University News

UCS introduces accessibility initiatives

Council aims to translate documents into multiple languages, expand access to support deans

Senior Staff Writer
Thursday, September 15, 2016

UCS announced initiatives that aim to increase the accessibility of administrators and crucial documents for students at its first meeting.

Updated Sept. 15, 2016 at 7 p.m. 

The Undergraduate Council of Students discussed new initiatives to improve the accessibility of various campus resources, including a plan to translate crucial documents for students into multiple languages, at its general body meeting Wednesday.

“There are a lot of families who apply to Brown, and English is not their first language — whether they’re international families, immigrant families, undocumented families, etc. — and so we want Brown to be accessible to everyone,” said Yuzuka Akasaka ’18, treasurer of UCS.

Provost Richard Locke P’17 has indicated support for the project and has encouraged UCS to work with administrators, such as representatives from the Office of Admission, the Office of Financial Aid and the Office of the Dean of the College to explore options for “how we look at translation and interpretation,” wrote Brian Clark, director of news and editorial development, in an email to The Herald.

The focus is now on selecting key documents and the languages into which they will be translated, Akasaka said.

UCS President Viet Nguyen ’17 also said the initiative has the potential to set a standard of accessibility for other universities.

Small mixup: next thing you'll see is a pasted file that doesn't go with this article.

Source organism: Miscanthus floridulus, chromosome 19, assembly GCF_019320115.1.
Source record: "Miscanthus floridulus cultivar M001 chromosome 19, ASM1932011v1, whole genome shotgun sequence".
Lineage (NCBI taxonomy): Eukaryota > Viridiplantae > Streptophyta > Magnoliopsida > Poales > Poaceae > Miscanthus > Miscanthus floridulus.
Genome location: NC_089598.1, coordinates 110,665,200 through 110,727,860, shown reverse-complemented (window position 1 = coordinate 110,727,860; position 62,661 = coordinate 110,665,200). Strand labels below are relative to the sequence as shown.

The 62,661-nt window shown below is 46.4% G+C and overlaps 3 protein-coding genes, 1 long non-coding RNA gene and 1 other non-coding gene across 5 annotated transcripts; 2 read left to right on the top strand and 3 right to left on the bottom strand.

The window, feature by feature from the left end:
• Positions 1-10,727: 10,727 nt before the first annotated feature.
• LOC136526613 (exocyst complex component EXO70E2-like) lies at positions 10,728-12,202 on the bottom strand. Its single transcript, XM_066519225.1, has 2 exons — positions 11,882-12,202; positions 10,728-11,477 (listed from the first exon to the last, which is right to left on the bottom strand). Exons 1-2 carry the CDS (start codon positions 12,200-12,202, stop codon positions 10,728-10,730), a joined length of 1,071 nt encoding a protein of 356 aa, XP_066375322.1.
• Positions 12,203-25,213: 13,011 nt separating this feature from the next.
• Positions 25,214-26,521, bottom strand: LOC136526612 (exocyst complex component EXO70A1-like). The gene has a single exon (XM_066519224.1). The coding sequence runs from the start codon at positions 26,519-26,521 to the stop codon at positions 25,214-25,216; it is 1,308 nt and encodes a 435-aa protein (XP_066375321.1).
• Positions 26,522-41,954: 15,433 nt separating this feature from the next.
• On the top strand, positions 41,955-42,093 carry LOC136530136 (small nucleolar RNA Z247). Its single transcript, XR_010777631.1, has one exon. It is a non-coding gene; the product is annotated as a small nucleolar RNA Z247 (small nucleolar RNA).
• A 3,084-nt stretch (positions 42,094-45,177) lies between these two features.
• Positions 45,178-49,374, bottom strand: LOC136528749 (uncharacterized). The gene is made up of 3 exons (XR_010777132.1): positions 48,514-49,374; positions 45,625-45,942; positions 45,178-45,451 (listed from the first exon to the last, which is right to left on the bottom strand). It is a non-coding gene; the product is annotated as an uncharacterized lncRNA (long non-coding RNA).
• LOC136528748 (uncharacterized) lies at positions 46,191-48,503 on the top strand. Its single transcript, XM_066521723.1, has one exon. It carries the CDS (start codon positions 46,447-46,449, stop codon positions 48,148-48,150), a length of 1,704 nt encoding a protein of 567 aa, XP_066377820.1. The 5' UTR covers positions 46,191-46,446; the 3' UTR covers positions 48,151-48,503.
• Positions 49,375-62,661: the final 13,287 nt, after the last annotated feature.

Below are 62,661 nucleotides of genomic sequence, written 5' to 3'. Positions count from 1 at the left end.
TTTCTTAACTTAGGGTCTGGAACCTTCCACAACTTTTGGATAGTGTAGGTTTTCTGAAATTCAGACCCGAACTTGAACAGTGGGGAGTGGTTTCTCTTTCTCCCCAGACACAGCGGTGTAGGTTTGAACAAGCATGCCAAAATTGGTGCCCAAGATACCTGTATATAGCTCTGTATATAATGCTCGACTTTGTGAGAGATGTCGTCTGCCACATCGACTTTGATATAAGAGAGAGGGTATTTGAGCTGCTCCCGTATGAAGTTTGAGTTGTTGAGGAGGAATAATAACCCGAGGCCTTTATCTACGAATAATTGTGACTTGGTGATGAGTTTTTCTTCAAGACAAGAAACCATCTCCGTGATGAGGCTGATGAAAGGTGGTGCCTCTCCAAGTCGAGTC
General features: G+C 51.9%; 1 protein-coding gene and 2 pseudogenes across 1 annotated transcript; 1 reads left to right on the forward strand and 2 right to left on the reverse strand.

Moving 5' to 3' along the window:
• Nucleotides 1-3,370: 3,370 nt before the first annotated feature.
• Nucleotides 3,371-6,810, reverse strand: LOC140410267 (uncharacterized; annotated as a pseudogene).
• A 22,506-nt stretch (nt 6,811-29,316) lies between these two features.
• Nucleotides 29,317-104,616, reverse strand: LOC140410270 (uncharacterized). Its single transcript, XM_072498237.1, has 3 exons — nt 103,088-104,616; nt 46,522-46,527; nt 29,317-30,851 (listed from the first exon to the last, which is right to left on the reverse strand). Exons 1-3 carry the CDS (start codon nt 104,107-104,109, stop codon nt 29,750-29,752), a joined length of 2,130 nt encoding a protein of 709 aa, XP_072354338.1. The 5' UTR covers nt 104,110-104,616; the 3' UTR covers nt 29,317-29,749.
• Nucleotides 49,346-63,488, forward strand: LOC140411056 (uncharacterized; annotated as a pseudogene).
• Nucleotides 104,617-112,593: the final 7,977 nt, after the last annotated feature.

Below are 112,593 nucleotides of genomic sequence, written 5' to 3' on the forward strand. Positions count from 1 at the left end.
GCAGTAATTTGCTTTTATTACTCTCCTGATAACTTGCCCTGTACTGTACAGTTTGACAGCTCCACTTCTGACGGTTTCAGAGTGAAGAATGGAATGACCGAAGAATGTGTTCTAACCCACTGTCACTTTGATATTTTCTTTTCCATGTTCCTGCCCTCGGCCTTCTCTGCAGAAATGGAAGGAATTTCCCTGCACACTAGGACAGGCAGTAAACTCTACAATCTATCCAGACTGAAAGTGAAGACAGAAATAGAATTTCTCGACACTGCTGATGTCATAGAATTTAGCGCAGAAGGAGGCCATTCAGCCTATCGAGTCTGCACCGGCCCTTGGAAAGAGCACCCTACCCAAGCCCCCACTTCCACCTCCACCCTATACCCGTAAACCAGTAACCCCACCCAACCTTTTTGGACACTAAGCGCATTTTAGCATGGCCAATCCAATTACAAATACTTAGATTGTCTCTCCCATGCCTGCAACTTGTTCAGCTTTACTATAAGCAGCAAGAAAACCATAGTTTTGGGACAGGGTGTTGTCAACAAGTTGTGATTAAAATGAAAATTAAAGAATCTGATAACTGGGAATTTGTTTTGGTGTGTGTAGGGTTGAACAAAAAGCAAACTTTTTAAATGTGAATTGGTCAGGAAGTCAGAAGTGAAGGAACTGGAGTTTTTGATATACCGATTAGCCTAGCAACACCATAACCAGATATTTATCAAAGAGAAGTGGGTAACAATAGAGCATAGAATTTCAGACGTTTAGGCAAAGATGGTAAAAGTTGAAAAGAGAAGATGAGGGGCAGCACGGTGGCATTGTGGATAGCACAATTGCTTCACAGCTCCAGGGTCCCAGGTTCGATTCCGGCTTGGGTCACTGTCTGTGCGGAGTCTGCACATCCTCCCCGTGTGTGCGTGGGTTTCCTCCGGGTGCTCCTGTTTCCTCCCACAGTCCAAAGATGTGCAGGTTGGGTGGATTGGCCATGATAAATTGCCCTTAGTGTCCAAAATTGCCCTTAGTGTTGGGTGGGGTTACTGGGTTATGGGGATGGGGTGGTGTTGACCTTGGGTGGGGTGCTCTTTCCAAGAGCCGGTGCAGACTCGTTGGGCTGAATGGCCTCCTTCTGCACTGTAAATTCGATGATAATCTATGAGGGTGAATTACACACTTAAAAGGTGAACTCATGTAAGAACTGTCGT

“We looked at what other universities were doing in terms of translation services and interpretation services, and there’s actually very little going on right now,” Nguyen said. “So a lot of schools don’t have the basic accessibility when it comes to language.”

Nguyen also introduced a plan to more effectively advance policies through coalition building among Category 3 student groups.

“If we can say 36 student groups support this … it’s a lot more powerful when we go to the administration,” he said. The first step in this process will be pushing for mandatory sexual assault training for all Category 3 groups, he added.

UCS members also discussed an initiative to provide confidential resources to students at a range of identity centers throughout campus. The impetus for this project was criticism of the University’s allegedly blanket support system and supposed failure to acknowledge that “different intersections respond differently” to events and experiences, said Naveen Srinivasan ’19, chair of the Student Activities Committee.

Srinivasan said he would like the University to hire psychotherapists or social workers of relevant identities to staff each center. “But in the interim, we’re looking for representatives from the Title IX Office or representatives from Counseling and Psychological Services to hold open hours within each of the centers.”

Centers equipped with confidential resources would include the Sarah Doyle Women’s Center, the Brown Center for Students of Color and the LGBTQ Center, he added.

A possible program to make support deans accessible to students in dorms and lounges was introduced as well. The program would connect deans with students rather than forcing “people who need their questions addressed” to seek out deans in University Hall, Nguyen said.

“We want it to be very low key,” he said, adding that the casual environment should be more conducive to conversations between deans and students.

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  1. I hope they will start to address a real issue among “elite” colleges, when will you push for making admissions accessible to students with low IQ’s. Really, Brown has been terribly discriminatory in this regard. Very upsetting.

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